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UNICEF director visits Yunnan, promotes education

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The head of the United Nations Children's Fund (UNICEF) traveled to Yunnan last week on a tour of countryside schools. The purpose of the trip was to assess the implementation and efficacy of a new type of curriculum currently being tested in dozens of rural schools around the province and the country.

Anthony Lake, Executive Director of UNICEF, visited Jianchuan County, where he met with provincial officials, local principals and teachers from 12 area schools. Educators are involved in a national pilot program, entitled 'Caring Schools', that emphasizes what is referred to by academicians as social emotional learning (SEL). The goal of the project is to ascertain how such teaching methods can be blended with more common Chinese classroom practices.

Much of the instruction in mainland schools has been accomplished by rote learning, where teachers lecture and students listen. Traditionally, a pupil's emotional wellbeing or mental health was largely left out of the equation. Often this was simply an oversight due to lack of resources. Children in the poorest parts of Yunnan — such as where Lake visited during his trip — often must travel hours to and from their schools, all but eliminating the possibility of after-school counseling. The Ministry of Education is apparently now attempting to address these concerns by incorporating emotional skills with help from the United Nations.

Social emotional learning is a methodology wherein students are taught to actively scrutinize their emotions so as to better manage them. It is also often billed as a way for teachers and students to avoid ostracizing classmates with learning disabilities or mental issues by teaching children to be empathetic. This form of education, according to its supporters, is used not only to build more inclusive classrooms, but also to give children:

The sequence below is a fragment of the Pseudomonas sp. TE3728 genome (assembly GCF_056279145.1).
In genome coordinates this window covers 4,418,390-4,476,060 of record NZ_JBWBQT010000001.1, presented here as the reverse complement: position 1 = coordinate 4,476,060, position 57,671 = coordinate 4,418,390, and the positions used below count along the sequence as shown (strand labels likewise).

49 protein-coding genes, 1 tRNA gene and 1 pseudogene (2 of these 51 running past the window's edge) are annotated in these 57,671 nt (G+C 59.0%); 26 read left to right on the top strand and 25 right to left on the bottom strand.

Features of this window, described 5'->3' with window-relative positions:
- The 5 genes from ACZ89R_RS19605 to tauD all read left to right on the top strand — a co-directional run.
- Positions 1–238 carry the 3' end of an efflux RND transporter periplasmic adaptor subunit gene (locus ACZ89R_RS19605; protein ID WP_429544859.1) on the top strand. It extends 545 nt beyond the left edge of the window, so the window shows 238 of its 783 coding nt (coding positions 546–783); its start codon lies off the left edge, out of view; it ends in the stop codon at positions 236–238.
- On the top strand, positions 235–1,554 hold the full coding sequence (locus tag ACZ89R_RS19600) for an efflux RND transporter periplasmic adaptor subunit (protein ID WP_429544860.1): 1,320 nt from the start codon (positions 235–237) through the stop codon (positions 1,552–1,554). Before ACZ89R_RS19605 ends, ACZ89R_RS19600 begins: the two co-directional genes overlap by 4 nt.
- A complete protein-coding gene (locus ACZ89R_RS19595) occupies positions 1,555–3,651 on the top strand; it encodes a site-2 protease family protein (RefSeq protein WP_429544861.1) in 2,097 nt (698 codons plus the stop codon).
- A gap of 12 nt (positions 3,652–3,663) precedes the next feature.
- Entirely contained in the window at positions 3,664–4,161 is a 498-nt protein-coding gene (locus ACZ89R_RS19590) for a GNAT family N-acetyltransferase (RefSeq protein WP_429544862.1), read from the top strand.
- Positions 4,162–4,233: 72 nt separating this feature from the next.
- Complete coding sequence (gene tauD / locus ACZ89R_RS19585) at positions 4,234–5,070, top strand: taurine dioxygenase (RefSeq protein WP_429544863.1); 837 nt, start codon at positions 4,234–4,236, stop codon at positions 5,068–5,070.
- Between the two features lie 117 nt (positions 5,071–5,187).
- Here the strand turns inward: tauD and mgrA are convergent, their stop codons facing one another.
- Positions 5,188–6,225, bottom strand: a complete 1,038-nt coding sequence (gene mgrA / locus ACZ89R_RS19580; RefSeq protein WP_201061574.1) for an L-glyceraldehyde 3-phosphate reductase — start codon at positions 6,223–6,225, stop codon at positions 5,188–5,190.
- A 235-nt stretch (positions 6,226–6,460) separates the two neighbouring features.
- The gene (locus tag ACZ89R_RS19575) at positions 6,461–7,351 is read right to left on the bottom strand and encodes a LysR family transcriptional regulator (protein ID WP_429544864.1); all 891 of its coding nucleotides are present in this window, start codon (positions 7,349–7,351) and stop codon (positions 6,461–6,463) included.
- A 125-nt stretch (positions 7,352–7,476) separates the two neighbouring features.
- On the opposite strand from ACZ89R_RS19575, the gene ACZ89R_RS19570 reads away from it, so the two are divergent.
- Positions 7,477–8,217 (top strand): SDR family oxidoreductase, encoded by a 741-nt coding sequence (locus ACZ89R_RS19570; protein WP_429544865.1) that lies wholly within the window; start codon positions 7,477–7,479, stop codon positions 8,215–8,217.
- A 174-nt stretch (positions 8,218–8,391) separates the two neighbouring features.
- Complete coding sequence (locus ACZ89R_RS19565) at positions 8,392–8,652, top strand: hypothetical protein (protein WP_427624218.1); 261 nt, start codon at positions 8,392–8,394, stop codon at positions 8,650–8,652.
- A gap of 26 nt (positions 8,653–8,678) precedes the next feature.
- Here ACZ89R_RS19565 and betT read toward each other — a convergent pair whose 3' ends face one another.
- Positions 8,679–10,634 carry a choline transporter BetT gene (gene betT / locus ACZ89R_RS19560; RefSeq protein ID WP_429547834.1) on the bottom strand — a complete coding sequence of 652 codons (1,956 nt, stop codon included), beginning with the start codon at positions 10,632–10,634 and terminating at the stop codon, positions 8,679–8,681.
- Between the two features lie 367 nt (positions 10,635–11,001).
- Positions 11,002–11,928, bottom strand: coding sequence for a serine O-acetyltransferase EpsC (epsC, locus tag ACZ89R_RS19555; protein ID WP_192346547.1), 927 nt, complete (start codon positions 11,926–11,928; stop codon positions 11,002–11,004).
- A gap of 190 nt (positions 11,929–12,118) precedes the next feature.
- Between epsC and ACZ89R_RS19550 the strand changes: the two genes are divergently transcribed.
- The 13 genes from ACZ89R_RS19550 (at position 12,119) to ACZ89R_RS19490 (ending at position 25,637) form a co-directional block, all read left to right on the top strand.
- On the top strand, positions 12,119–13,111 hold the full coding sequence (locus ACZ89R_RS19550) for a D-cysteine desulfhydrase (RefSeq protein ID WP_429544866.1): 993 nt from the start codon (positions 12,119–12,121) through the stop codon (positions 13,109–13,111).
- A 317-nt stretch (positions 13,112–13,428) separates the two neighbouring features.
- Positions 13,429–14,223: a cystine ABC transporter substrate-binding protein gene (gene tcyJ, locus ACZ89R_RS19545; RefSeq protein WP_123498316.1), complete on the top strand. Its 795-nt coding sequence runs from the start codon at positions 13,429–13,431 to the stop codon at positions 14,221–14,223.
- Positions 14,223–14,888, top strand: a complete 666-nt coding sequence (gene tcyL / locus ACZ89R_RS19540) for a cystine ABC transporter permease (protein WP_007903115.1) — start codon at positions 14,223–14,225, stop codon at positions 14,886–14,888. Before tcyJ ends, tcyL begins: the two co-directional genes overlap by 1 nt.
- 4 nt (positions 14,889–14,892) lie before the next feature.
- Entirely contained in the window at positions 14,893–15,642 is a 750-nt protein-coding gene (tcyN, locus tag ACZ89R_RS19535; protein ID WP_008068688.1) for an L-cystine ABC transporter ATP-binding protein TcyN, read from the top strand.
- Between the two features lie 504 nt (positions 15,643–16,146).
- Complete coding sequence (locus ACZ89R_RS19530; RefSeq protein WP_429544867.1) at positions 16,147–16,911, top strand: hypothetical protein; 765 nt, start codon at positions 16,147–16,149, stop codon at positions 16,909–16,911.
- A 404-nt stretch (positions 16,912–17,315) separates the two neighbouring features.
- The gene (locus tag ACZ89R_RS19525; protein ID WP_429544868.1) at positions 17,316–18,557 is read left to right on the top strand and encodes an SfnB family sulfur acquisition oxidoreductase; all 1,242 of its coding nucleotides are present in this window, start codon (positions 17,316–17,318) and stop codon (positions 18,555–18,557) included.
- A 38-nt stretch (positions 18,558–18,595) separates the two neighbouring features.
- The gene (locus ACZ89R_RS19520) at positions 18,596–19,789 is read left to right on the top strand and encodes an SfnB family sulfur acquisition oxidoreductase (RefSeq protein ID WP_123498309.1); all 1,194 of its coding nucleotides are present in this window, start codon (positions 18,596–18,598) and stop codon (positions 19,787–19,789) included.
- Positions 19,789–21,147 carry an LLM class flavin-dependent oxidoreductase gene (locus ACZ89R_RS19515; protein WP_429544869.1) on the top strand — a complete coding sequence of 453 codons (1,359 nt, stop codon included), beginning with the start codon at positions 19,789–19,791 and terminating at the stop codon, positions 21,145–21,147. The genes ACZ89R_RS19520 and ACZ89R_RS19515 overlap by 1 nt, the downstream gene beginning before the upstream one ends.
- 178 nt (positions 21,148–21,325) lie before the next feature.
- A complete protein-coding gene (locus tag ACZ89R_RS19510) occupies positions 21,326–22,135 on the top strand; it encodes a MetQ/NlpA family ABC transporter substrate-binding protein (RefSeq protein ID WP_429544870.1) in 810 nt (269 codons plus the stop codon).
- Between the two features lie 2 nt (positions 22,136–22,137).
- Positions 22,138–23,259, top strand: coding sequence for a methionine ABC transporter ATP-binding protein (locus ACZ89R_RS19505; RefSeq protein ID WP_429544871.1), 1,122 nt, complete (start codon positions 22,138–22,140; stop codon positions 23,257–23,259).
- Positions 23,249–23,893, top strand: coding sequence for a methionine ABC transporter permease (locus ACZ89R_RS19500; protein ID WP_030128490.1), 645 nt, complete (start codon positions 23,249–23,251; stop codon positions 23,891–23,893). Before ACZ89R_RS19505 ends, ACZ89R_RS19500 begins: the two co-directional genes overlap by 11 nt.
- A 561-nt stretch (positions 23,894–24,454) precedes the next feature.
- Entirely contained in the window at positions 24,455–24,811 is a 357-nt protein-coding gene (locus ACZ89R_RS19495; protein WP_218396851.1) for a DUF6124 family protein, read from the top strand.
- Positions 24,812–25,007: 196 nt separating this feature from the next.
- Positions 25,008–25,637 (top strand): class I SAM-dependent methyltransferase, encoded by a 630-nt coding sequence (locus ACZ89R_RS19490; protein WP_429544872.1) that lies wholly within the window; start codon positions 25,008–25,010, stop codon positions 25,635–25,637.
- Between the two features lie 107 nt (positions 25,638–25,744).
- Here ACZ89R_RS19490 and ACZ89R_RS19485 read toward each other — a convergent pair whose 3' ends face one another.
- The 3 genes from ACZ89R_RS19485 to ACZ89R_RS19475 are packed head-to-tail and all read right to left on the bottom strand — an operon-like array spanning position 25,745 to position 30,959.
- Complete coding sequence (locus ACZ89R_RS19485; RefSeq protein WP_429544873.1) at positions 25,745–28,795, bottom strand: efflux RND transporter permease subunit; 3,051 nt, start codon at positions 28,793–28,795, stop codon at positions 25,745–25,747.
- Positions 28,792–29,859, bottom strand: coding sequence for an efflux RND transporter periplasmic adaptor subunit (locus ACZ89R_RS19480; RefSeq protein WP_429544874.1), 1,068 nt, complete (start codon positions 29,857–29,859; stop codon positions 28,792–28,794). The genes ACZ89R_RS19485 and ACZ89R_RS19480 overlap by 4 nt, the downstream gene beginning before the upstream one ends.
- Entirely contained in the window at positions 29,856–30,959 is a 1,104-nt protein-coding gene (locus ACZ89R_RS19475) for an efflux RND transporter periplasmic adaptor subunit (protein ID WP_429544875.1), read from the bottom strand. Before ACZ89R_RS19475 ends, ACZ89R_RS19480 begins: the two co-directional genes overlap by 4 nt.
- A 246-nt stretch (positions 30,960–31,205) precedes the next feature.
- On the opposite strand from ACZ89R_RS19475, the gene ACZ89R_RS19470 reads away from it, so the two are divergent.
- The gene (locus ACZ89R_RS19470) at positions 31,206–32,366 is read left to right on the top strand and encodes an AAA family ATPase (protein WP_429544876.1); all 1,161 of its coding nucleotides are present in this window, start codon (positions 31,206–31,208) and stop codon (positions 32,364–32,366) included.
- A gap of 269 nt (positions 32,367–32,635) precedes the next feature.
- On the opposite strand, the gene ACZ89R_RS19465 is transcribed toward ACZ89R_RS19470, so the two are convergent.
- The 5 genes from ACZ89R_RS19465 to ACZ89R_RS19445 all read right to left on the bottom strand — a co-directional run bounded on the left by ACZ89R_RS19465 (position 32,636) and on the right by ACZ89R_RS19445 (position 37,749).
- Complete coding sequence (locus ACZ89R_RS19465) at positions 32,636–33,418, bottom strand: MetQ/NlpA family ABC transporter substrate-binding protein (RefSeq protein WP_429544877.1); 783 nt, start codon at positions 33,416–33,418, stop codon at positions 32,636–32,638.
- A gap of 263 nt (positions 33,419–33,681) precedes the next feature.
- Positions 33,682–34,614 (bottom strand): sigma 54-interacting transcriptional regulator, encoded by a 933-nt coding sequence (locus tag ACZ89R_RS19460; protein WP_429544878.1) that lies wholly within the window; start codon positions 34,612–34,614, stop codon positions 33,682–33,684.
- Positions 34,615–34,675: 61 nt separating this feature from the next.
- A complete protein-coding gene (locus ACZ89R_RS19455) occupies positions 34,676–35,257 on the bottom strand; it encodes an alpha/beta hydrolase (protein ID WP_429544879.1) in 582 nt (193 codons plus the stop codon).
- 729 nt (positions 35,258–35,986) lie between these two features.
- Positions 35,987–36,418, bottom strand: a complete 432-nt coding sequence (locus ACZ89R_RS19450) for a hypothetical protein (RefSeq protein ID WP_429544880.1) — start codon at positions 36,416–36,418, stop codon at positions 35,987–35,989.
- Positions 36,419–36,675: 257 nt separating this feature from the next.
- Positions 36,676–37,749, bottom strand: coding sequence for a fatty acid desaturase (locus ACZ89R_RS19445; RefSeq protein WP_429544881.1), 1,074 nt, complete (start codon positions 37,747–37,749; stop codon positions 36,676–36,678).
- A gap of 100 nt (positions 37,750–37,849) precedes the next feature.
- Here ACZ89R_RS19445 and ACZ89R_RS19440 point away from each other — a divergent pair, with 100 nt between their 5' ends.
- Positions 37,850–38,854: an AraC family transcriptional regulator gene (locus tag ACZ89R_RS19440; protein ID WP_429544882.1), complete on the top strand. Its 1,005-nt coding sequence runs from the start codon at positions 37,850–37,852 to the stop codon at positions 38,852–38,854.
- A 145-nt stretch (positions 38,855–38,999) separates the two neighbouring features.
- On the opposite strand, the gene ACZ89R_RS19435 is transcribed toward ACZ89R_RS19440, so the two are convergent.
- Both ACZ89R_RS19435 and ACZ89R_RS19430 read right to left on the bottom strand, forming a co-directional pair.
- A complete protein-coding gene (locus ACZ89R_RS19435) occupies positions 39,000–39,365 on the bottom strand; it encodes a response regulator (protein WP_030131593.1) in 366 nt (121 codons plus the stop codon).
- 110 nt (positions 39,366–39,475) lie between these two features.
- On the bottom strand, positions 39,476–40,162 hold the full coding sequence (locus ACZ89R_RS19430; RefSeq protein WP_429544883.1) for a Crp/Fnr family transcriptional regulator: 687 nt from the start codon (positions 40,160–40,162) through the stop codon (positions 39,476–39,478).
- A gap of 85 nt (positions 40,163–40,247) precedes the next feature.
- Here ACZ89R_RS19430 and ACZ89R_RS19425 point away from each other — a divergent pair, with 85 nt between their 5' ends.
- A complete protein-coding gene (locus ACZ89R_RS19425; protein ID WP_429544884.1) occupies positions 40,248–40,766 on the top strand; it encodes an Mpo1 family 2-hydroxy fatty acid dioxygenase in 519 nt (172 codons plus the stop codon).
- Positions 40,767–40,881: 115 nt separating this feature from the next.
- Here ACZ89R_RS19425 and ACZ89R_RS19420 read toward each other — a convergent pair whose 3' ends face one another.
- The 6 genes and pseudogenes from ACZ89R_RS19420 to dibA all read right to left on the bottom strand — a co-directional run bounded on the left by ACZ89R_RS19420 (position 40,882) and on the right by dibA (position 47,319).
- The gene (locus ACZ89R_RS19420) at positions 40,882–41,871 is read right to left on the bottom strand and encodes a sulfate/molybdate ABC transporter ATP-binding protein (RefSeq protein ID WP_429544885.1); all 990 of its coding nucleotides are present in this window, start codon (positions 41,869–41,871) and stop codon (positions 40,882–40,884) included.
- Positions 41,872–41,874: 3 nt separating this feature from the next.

the attitudes and skills necessary to understand and manage emotions, set and achieve positive goals, feel and show empathy for others, establish and maintain positive relationships, and make responsible decisions.

The program in Yunnan is mirrored by similar efforts spread across 250 schools throughout China. Sites were chosen specifically due to their remoteness and general lack of access to after-school outreach programs or mental health services. If the pilot programs are deemed a success, SEL techniques may be approved for use in schools nationwide.

During his visit, Lake said he was impressed not only by the SEL curriculum projects he saw, but also by already existing programs designed to help people living in the poorest regions of Yunnan. He singled out an initiative for HIV-positive mothers that teaches them how to avoid infecting their newborn children. Speaking of both the educational and public health enterprises he observed, Lake was quoted as saying, "These are very small projects that UNICEF can help the government with, and [perhaps eventually] reach millions and millions of children."

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